## 2014-07-02

### Back to the old way, part 2

$\newcommand{\id}{{\large\iota}} \newcommand{\d}{\mathbin{\cdot}} \newcommand{\R}{\mathbb{R}} \newcommand{\r}{\rightarrow}$Remember that division and subtraction have their operands switched. I explained it in my first post, but it's worth reïterating because things would be rather confusing on here if you forgot. Remember also that they bind right-first.

Say we have:
$\frac{Dx}{Dy} = x + \sin x$and want to find an expression for $y$. We can do it in a pretty orthodox way:
\begin{aligned} \frac{Dx}{Dy} &{}= (\id+\sin)\ x \\ Dy &{}= (\id+\sin)\ x\d Dx \\ y &{}\in \int((\id+\sin)\ x\d Dx) \\ &{}\in \int\left(D\left(\left(\frac{2}{{}_\d^2}+\cos-0\right)\ x\right)\right) \\ &{}\in \left(\frac{2}{{}_\d^2}+\cos-0\right)\ x + \R \\ &{}\in \frac{2}{{}_\d^2x}+\cos x-\R \end{aligned}The Jakub Marian method of integration doesn't need a designated variable, but here I have emulated one. The bonus, of course, is that our intuitions get formal grounding; we really were multiplying by $Dx$.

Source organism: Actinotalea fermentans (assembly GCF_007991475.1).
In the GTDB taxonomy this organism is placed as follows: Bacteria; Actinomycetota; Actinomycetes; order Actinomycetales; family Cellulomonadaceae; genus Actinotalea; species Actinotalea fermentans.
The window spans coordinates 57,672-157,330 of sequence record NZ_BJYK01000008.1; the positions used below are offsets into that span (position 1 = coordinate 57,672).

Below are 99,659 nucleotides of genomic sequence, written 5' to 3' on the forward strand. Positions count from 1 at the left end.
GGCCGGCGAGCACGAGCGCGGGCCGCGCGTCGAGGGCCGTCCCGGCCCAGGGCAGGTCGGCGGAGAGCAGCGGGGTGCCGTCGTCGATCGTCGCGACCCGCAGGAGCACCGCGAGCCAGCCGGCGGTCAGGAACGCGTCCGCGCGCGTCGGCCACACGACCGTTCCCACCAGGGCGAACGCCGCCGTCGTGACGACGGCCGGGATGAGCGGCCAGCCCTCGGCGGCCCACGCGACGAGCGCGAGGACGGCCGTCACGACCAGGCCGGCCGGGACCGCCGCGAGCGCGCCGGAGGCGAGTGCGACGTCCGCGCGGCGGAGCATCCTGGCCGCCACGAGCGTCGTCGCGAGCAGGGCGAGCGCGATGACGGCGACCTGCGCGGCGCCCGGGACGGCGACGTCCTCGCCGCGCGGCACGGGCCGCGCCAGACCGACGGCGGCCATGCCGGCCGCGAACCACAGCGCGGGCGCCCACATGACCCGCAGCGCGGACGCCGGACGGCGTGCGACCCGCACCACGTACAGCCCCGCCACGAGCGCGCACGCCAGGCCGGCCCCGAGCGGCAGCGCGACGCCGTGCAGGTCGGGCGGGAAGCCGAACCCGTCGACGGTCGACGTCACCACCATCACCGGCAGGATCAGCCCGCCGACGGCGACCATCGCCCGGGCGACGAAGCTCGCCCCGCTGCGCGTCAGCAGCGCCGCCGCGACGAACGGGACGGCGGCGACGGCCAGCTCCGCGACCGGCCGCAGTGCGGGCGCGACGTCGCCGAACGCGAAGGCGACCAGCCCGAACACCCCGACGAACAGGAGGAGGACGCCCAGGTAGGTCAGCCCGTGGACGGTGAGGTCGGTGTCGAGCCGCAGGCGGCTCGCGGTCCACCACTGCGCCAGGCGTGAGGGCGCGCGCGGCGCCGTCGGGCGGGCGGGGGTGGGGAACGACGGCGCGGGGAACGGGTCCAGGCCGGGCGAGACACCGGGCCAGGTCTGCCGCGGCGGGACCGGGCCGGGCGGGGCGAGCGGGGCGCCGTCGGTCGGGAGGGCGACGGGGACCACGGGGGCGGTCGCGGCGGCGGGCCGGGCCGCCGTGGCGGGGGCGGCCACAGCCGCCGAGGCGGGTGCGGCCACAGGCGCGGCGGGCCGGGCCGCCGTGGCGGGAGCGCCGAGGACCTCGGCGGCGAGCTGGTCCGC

Separation of variables is an obvious extension, where one of the intermediate steps leaves integrals on both sides. So, consider:
\begin{aligned} \frac{Dx}{Dy} &{}= 2\d x\d y \\ \frac{y}{Dy} &{}= 2\d x\d Dx \\ \int\frac{y}{Dy} &{}= \int(2\d x\d Dx) \\ \ln y &{}\in {}_\d^2x+\R \\ y &{}\in \exp{}_\d^2x\d(0,\infty) \end{aligned}Notice that, like Jakub, I interpret indefinite integration as the complete inverse of differentiation. $\int : (\R\r\R)\r\{\R\r\R\}$. I haven't thought of a consistent and satisfying way of writing the result of this, which is why I end up switching from $=$ to $\in$ suddenly.